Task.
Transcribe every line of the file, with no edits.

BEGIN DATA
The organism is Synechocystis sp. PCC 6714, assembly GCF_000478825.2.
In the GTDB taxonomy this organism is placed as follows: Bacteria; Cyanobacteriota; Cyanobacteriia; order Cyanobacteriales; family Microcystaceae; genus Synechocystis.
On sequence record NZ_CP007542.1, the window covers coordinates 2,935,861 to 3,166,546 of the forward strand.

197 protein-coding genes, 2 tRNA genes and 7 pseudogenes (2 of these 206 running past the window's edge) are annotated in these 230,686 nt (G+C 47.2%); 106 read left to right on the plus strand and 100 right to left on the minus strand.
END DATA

The organism is Synechocystis sp. PCC 6714, assembly GCF_000478825.2.
In the GTDB taxonomy this organism is placed as follows: Bacteria; Cyanobacteriota; Cyanobacteriia; order Cyanobacteriales; family Microcystaceae; genus Synechocystis.
On sequence record NZ_CP007542.1, the window covers coordinates 2,935,861 to 3,166,546 of the forward strand.

197 protein-coding genes, 2 tRNA genes and 7 pseudogenes (2 of these 206 running past the window's edge) are annotated in these 230,686 nt (G+C 47.2%); 106 read left to right on the plus strand and 100 right to left on the minus strand.